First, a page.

Artworks have found temporary homes in places on the market
The Modern Barn off Hand’s Creek Road in East Hampton is one of the first houses Esperanza Leon has used as a gallery. Above, the painting on the dining room wall is by Astolfo Funes; the artwork in the hall is by Hermann Mejia. Edge Media
A painting by Miquel Salem brightens the master suite bathroom.
Furniture by Jeff Muhs was placed in a house on Koala Lane, East Hampton; from left on the walls are works by Fulvio Massi, Barbara Groot, and Casey Dalene.
The small paintings to the right of the fireplace in a house on Maidstone Lane are by Darlene Charneco; a Maria Schoen painting is on the wall.
Works by Maria Schoen enhance the modern barn’s hall; works by German Tagle and Ms. Charne­co can also be seen.
In an Amagansett house, two black panels and a sculpture on a table are by Jesus Matheus; small works on the right wall are by Dennis Leri, and Venezuelan Yekuana Indian baskets are on the floor.

You have to be a bona fide East Hamptoner to own a house here
The screened-in porch of what may be the smallest “camp” at Lazy Point doubles as the living room. Durell Godfrey
A bit of Gardiner’s Bay is glimpsed beyond the shrubbery that surrounds the deck, which is protected by a deer fence.Durell Godfrey
The quintessential Lazy Point cottage is steps from a pebbly beach.Durell Godfrey
A few favorite things are among the sparse decoration. Durell Godfrey
he Star’s food writer has mastered “simple cooking with limited equipment.” The silverware lives in a flower vase.Durell Godfrey
A paddleboarder moves across the bay at sunset.Laura Donnelly

By George Biercuk
Blossoms of butterfly weed. Durell Godfrey
Large marigolds. Durell Godfrey
Durell Godfrey
A handsome dahlia. Durell Godfrey
Orange daylilies are ubiquitous if the deer don’t get them.Durell Godfrey
The red and yellow of ornamental pepper.Durell Godfrey
Orange can be found in tulips.Durell Godfrey
Most offerings are tonal and rather tame, even as they are also quite beautiful
Midcentury-inspired design continues to be popular, as in this rec room by Melanie Roy.
A library, designed by Robert Brown demonstrates how richly black and white can be layered in a room without looking cold.Durell Godfrey Photos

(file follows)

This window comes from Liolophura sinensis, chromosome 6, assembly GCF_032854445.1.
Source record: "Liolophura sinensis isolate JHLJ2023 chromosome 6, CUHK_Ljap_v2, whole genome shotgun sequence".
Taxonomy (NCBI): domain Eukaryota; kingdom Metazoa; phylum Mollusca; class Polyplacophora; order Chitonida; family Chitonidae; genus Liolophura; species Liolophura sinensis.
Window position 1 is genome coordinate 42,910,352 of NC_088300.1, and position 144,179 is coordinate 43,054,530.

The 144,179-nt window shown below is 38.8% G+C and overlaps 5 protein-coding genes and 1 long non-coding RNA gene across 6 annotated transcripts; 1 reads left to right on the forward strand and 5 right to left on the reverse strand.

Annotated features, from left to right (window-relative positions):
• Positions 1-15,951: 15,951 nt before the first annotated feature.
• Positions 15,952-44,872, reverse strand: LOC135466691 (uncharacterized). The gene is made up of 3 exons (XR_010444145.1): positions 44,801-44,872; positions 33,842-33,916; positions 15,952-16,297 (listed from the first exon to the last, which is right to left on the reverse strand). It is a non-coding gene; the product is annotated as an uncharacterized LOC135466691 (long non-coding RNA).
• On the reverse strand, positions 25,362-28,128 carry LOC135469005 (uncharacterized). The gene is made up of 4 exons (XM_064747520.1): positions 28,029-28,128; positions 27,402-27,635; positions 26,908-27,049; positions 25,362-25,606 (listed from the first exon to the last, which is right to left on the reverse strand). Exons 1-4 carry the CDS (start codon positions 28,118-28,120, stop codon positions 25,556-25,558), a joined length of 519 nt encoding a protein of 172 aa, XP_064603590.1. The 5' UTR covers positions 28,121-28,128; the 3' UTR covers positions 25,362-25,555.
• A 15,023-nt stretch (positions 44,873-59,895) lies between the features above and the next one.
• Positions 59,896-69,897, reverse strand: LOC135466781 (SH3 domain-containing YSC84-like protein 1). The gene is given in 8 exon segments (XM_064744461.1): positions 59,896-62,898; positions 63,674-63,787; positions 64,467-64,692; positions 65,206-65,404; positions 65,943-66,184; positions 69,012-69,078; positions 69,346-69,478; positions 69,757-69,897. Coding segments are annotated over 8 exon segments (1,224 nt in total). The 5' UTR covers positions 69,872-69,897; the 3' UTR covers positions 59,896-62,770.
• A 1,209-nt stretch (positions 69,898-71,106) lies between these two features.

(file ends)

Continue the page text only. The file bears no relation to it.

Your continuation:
Word began leaking out that there were ever-blooming roses at the garden that were gorgeous, highly disease-resistant, and often fragrant
The pink climber Jasmina rose features “large cupped flowers and lots of them throughout the summer, with a light fruity scent.” Justin Spring

One woman’s persistence spared it a fate as “a heap of useless lumber”
Then and now: The trees appear to be all that’s changed at John P. Crain’s Sagaponack cottage since it was moved there in 1940. Right, a peek at the other houses on the one-acre lot shows the Red Cottage. Durell Godfrey
The bill of sale provides proof that his grandmother bought the cottage for $100.Durell Godfrey
A mirror in the living room reflects much of the available space.Durell Godfrey
The simple kitchen was added shortly after the cottage was moved, along with a utility area with a washer and dryer and shelves for dry goods to one side.Durell Godfrey
The living room mantel is flanked by doorways to the two small bedrooms. Durell Godfrey
A tenant protected anyone who might venture into the attic by sticking corks on every nail in the ceiling.Durell Godfrey
The homeowner himself is seen ascending a stepladder to the trapdoor to the attic, now used solely for storage. Durell Godfrey

The only Andrew Geller house remaining on the South Fork
Inside the Teepee Durell Godfrey
The Antler House resembles a work of origami that unfolds before your eyes. The house is small, so a large and welcoming teepee accommodates guests. It also provides a place for music and contemplation.
Because the living area is on the second story, it feels “like living in a tree house,” its occupants say. It was photographed from the loft. Five-month-old Poppy and her mother, Blair Moritz, feel right at home there.
Seashells substitute for beads on a doorway curtain. The varied interests of the writer and director Chris Fisher and his wife are illustrated by the objects and books they collect.
Artwork by Andrew Geller decorates the breakfast nook. The table and chairs evoke the period in which the house was built. After climbing into the loft on a ladder held in place with chain and pulleys, you can look down to the living area, where original wide-plank flooring has a homey vibe.
Unexpected angles in a hidden loft are evidence of Andrew Geller design, and they happen to mirror those of the teepee on the property.